Georgia golfers know their state has a wide variety of golf courses and, naturally, golf resorts. TravelGolf.com ranks the best, with kudos going to Sea Island, Reynolds Plantation, Callaway Gardens, Hampton Club and more.
SEA ISLAND, Ga. — When it comes to golf, Georgia is usually associated by many outsiders with a little track known as Augusta National.
Forget about it. You'll never be a member. Better to focus on where you can play.
Georgia is a big state with terrain as varied as its variety of peaches and soul singers. Mountains in the north, ocean to the east, swamp to the south.
If you're thinking of traveling to Georgia to slow down a little and get in some golf, we've ranked the state's golf resorts, with emphasis on those multi-course resorts:
• No. 1: Reynolds Plantation in Greensboro leads the pack on the basis of its five - one is members-only - superb golf courses with another on the way.
There are many multi-course resorts around the country that put most of their money and time into one golf course, mainly for publicity purposes. But, three of the courses at Plantation made it into Golf Digest's top 20-ranked golf courses in Georgia: Great Waters (11th), Oconee ranked (16th) and National (19th).
The only unranked golf course, Plantation, isn't exactly a slouch, a Bob Cupp design with input from Fuzzy Zoeller and Hubert Green.
Great Waters is one of Jack Nicklaus' more accessible works, with nine holes lining the shores of Lake Oconee, a man-made lake, the second-largest in Georgia.
The National is a 27-hole, Tom Fazio design, also played along the shores of the lake, though with not as many lake views as Great Waters. Hardwoods, pines and flowering dogwood are throughout the course.
The Oconee, designed by Rees Jones, has dramatic elevation changes, as much as 50 feet on the par 3s.
The members-only Creek course is a spectacular course with wildly undulating greens that is a blast to play.
The plantation is minutes east of Hartsfield International Airport. For more information, call (888) 501-0954 or click here.
• No. 2: Scarlet O'Hara would feel comfortable at the Sea Island Resort's various properties, with their chandeliers, dark, wood-paneled rooms and bright atriums.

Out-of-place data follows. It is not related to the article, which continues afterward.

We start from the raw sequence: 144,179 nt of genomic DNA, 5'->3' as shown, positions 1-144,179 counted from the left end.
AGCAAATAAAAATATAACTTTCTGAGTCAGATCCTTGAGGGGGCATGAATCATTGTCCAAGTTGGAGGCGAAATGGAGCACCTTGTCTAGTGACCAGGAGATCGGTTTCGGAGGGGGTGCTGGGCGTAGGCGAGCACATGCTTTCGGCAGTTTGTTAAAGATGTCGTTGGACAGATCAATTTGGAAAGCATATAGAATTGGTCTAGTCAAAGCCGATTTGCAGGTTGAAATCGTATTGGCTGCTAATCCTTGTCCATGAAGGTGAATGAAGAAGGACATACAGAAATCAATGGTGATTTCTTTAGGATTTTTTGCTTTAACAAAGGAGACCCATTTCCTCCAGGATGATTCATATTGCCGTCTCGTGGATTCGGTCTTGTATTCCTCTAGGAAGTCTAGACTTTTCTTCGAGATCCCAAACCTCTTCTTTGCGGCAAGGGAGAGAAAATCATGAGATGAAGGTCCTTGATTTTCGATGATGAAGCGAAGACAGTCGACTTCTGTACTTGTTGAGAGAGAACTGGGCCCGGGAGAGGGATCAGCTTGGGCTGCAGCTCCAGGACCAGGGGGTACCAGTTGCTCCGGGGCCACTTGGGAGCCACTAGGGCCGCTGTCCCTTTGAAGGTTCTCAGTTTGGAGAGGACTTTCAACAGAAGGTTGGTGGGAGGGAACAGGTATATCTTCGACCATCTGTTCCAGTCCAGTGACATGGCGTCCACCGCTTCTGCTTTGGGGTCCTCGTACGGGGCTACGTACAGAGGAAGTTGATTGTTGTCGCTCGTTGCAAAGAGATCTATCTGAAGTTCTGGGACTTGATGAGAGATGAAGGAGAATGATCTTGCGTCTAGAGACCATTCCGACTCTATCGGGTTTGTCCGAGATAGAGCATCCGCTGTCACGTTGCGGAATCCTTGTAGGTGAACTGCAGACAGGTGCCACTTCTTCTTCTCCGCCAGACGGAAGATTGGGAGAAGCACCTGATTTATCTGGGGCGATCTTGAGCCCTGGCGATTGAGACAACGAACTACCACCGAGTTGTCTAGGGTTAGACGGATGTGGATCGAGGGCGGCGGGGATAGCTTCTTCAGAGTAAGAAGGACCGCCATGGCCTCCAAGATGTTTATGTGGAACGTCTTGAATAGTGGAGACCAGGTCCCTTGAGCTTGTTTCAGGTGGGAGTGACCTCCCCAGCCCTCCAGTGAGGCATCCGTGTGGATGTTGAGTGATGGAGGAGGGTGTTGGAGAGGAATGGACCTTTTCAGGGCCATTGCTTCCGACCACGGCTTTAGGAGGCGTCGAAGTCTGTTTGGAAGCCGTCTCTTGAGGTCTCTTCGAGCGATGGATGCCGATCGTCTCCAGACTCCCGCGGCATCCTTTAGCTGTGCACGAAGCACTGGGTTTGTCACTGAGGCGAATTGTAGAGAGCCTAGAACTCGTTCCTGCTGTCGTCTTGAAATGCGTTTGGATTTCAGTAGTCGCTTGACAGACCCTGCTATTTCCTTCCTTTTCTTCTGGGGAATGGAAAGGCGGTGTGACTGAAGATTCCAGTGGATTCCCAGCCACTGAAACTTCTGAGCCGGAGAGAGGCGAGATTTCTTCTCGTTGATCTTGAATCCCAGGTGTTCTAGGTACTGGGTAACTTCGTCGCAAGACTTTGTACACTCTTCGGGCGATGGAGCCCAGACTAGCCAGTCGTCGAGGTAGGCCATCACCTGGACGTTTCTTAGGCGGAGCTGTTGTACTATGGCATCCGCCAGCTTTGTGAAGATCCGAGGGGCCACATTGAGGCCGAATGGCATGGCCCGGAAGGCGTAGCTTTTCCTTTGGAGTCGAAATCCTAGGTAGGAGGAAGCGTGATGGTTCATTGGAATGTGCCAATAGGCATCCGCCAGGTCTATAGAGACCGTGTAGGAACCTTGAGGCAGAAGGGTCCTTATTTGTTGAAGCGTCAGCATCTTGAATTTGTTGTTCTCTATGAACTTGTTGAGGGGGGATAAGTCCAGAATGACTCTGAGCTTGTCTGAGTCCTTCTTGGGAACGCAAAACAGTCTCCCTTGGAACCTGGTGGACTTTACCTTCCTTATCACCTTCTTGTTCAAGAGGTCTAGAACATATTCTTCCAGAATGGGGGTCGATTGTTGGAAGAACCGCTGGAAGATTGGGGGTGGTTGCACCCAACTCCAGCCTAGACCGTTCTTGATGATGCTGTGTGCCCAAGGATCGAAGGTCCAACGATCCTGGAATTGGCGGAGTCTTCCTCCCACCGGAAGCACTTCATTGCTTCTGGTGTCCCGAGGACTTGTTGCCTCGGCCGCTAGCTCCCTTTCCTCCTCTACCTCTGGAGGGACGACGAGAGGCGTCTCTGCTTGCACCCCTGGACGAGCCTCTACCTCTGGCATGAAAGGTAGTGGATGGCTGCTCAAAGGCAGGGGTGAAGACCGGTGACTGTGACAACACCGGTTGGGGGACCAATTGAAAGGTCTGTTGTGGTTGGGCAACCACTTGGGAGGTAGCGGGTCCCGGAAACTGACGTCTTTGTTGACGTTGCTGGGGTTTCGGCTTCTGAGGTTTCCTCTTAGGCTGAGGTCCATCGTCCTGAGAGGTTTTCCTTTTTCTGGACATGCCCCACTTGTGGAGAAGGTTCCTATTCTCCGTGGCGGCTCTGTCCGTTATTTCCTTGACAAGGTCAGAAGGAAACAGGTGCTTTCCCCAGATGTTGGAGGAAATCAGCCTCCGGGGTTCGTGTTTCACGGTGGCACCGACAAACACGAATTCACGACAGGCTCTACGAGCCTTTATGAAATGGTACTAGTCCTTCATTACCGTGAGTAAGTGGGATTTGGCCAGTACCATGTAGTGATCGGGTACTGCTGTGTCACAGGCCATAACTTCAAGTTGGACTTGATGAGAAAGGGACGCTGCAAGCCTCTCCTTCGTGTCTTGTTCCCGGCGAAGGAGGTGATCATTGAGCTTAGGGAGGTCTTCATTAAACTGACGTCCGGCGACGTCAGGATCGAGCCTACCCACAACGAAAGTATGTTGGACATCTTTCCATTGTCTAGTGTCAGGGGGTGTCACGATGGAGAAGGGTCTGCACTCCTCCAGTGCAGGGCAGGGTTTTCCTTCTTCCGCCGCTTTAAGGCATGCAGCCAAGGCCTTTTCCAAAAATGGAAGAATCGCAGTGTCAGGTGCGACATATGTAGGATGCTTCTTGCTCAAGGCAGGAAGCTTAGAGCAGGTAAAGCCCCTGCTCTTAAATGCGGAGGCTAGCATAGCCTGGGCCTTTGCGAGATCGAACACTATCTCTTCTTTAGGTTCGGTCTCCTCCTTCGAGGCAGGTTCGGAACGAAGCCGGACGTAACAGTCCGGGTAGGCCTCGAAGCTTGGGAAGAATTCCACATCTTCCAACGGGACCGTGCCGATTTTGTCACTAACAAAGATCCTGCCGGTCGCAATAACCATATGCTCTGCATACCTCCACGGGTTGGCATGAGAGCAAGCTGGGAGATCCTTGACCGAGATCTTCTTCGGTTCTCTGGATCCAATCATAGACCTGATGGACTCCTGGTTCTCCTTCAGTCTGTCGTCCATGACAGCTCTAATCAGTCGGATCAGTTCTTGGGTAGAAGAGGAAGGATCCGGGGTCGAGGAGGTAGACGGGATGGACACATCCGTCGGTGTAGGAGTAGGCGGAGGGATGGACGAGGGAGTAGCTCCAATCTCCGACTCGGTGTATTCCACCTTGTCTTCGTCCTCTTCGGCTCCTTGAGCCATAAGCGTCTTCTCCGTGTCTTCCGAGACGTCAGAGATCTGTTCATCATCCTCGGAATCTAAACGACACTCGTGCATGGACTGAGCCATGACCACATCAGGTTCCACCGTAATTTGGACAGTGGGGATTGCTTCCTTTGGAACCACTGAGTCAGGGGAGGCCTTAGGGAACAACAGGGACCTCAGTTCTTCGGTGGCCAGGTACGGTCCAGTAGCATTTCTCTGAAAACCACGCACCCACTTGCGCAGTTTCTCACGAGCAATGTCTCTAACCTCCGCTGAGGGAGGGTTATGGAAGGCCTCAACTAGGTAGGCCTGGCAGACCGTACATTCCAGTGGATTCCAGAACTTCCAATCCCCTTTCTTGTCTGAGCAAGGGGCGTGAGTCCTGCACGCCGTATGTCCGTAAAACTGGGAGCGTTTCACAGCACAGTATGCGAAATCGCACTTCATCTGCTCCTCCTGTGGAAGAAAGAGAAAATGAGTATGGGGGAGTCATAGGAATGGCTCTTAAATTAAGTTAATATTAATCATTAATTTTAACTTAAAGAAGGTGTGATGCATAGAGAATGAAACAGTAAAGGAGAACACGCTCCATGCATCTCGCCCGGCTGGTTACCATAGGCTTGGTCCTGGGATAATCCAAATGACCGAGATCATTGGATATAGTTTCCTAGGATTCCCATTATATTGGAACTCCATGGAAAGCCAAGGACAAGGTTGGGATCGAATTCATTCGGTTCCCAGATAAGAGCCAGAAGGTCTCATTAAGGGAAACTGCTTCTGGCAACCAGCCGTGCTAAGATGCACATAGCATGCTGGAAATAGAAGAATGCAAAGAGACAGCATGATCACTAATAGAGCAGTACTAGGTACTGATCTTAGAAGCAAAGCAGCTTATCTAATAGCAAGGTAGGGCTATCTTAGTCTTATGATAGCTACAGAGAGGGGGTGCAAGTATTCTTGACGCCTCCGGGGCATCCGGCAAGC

The Sea Island company is a fourth-generation, family-owned resort and real estate development company. It operates the Cloister Hotel, the Lodge, the Lodge at Cabin Bluff and Ocean Forest and Frederica Golf Clubs.
The Cloister has won a ton of rewards, and is the centerpiece of the resort. It's undergone a dramatic revitalization, and has 30 luxury, one-bedroom suites and 70 guest rooms. It has 24-hour butler service, and if you've never been checked in by a butler, you may not know what you're missing — that's right, no tedious registration process at a front desk.
Sea Island also rents private homes, known as the Cottages, and the resort includes a Spa, the Beach Club, a five-mile stretch of private beach and a shooting school on nearby Rainbow Island. This is southern hospitality and luxury at its finest.
The resort has three golf courses. Seaside is the class of the joint, which doesn't demean the Plantation and Retreat layouts.
Originally designed by Harry S. Colt and Charles Alison in 1929, Seaside was given a thorough modernization by Tom Fazio in 1999. Golf Digest, among others, liked it so much it provided space in its list of top 100 courses in the U.S., placing it sixth in Georgia — not bad for a state that boasts Augusta National, East Lake, Peachtree and the ultra-exclusive Ocean Forest on Sea Island.
The setting is about as good as it gets this part of the world, with no homes to mar the beautiful setting, and the course manages a perfect combination of wildness, conditioning and immaculate grooming. It's also a very walker-friendly course, with shell pathways provided.
Be advised, this is not your typical player-friendly resort course. If you find long carries off the tee too much, you'd be advised to move up to the middle or forward tees. Pick your tees wisely, and you'll have one of your most memorable rounds here. For more information, call (888) 732-4752.
• No. 3: Callaway Gardens is a 14,000-acre resort, preserve and gardens in the southernmost foothills of the Appalachian Mountains in Pine Mountain.
It's a Dick Wilson design with tight, tree-lined fairways. USA Today ranked the par-5 15th as the fourth most difficult hole on the PGA Tour. The course has undergone extensive renovations.
The resort also has the Lake View, the facility's original course, designed by Wilson and J.B. McGovern. For more information, call (800) 225-5292.
• No. 4: The Hampton Club golf resort gets No. 4 on the list despite having only one course. Of all the marsh golf courses I've played, the Hampton Club may be the best, in terms of the views.
That's because, at the Hampton Club, the views are from the marsh. Yes, you are literally in the marsh surrounding St. Simons Island, out there with the ospreys, bald eagles, woodpeckers and other marsh critters.
How did they do that? Well, they carved four holes on the islands off the mainland. You get to them via a series of elevated bridges. You are the marsh and the marsh is you.
Situated on the relatively isolated northern-most reaches of the barrier island, the Hampton Club pulses with the kind of raw beauty usually found on these islands of the southeastern coast, with ancient oaks framing the fairways. It's simply one terrific, camera-ready view after another. For more information, call (912) 634-0255.
December 10, 2007